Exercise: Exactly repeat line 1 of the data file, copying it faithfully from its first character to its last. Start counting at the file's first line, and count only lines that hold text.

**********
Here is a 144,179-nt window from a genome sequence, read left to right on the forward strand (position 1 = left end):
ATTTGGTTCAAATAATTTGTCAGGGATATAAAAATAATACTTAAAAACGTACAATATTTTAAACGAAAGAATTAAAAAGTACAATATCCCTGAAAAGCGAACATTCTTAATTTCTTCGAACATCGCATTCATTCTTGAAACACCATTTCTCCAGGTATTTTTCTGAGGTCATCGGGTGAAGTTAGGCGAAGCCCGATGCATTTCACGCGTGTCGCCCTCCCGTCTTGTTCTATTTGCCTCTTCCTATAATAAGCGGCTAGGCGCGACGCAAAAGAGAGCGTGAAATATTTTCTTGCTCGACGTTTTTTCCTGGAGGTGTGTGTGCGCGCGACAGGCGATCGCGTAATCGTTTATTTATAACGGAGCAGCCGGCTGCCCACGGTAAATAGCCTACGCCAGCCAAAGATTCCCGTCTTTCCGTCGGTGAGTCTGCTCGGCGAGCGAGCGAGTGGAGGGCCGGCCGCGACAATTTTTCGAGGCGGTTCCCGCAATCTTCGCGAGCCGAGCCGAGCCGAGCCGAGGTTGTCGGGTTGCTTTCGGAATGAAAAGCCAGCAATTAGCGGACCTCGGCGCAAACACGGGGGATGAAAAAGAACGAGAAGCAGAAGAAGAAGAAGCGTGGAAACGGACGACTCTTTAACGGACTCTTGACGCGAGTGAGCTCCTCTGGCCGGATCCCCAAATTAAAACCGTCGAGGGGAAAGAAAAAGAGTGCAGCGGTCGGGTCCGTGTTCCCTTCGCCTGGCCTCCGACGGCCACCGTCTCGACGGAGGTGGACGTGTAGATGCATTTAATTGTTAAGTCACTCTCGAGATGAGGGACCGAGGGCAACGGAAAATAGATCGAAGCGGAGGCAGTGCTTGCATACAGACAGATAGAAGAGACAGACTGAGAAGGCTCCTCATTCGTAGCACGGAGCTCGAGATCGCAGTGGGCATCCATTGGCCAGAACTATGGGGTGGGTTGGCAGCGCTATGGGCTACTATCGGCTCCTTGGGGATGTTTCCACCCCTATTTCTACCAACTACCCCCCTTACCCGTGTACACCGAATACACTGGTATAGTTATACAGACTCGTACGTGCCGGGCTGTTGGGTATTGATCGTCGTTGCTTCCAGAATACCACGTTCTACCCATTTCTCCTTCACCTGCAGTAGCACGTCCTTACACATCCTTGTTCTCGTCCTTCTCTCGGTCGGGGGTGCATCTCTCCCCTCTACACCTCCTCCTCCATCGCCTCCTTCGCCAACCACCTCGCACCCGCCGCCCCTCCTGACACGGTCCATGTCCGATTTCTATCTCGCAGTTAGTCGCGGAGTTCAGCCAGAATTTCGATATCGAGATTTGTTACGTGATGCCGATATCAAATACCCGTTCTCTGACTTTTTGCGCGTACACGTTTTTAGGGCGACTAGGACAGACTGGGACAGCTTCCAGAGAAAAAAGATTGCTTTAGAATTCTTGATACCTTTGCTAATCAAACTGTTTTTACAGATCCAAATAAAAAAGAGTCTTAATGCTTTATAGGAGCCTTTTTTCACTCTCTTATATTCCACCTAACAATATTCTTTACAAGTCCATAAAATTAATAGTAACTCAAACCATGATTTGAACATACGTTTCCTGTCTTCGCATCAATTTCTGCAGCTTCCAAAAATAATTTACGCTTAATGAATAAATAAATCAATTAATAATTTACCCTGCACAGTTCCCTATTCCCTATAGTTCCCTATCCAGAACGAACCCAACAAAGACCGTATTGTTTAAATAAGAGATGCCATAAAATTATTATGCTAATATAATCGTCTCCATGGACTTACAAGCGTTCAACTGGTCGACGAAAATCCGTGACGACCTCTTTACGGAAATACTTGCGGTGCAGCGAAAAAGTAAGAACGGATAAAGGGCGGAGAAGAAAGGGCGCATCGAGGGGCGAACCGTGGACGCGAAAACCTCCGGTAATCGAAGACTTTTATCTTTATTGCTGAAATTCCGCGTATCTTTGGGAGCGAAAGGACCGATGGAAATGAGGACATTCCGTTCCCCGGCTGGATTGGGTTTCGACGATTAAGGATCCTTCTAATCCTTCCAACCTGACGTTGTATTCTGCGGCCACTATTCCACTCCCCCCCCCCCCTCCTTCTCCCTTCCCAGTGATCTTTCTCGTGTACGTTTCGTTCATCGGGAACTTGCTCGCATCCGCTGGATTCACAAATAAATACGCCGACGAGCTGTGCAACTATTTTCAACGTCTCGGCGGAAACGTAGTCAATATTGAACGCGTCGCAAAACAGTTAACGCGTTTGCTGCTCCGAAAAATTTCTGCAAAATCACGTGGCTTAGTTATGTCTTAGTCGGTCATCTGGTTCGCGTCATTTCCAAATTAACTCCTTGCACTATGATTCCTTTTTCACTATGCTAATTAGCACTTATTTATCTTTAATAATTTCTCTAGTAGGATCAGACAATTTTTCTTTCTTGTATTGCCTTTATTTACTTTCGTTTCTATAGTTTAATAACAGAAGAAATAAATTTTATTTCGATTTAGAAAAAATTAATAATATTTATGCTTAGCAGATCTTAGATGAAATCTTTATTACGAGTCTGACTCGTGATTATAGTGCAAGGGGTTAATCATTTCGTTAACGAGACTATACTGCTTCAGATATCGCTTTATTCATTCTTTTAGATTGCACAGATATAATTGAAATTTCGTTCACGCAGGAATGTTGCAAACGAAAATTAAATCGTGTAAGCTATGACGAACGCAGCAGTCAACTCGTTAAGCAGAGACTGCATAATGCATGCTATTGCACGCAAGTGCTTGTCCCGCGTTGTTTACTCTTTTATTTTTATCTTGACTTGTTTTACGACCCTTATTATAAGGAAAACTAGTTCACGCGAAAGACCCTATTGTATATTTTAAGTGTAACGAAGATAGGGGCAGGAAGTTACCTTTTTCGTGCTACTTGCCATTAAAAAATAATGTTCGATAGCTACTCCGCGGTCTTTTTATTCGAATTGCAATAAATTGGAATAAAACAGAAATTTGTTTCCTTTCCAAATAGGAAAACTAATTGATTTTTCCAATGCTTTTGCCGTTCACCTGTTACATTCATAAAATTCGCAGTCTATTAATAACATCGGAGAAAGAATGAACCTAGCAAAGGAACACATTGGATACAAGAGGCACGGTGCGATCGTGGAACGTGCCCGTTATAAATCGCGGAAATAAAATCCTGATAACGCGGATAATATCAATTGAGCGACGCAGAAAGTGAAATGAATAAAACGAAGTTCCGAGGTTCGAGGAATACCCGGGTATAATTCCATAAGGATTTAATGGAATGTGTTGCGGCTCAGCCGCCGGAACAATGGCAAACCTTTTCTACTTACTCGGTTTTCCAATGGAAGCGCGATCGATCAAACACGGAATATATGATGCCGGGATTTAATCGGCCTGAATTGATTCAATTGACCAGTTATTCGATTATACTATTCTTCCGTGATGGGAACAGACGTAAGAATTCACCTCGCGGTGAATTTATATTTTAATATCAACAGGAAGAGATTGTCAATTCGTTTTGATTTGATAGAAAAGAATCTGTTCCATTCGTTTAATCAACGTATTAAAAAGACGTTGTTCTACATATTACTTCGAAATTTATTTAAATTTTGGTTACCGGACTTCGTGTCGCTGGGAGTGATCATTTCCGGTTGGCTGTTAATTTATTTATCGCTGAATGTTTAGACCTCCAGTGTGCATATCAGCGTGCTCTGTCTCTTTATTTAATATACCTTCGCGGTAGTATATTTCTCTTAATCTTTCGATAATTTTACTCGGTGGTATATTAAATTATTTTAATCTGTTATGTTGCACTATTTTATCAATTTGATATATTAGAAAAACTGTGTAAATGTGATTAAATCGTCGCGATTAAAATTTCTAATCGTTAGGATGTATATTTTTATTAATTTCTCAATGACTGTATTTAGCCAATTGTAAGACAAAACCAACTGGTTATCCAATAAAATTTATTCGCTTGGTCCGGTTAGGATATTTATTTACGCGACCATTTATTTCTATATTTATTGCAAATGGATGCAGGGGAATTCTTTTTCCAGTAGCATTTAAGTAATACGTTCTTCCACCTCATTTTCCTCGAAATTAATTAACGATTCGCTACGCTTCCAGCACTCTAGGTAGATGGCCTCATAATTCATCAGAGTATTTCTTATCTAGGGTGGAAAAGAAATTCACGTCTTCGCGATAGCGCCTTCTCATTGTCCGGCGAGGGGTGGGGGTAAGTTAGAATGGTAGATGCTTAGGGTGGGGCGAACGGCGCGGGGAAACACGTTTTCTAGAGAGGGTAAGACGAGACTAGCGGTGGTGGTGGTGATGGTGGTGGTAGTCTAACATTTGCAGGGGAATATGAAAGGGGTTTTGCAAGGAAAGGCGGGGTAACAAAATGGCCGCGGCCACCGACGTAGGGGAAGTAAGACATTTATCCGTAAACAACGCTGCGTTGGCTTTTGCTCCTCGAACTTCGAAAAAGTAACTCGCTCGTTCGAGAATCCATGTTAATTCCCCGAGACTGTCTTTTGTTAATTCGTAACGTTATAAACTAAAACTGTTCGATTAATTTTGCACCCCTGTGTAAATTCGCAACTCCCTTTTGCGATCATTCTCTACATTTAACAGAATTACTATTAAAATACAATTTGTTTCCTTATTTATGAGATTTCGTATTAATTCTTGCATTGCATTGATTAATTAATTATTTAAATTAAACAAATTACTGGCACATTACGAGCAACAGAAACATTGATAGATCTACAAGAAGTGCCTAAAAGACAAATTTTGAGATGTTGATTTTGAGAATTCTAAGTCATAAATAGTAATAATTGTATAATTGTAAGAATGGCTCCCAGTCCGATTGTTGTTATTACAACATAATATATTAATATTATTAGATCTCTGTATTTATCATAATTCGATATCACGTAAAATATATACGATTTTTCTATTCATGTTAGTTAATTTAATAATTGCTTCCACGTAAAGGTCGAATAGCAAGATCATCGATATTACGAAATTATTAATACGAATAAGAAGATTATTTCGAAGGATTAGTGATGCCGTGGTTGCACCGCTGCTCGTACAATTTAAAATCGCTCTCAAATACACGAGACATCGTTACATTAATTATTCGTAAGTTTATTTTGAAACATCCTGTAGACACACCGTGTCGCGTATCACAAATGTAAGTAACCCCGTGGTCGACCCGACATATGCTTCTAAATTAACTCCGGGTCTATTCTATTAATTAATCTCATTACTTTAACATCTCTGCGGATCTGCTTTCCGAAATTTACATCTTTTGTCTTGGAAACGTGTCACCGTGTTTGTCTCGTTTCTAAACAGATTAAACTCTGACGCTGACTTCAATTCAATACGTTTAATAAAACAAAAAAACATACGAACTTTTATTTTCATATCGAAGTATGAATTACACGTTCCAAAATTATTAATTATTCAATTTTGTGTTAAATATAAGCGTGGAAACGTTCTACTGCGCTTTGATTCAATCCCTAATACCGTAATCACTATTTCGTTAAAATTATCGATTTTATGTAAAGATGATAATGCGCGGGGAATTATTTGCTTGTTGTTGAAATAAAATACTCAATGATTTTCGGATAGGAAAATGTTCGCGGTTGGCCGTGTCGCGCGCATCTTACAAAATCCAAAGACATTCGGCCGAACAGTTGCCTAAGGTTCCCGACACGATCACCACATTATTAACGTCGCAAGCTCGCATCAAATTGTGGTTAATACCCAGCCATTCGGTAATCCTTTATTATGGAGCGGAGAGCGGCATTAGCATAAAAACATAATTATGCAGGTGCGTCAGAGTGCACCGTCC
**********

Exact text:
Here is a 144,179-nt window from a genome sequence, read left to right on the forward strand (position 1 = left end):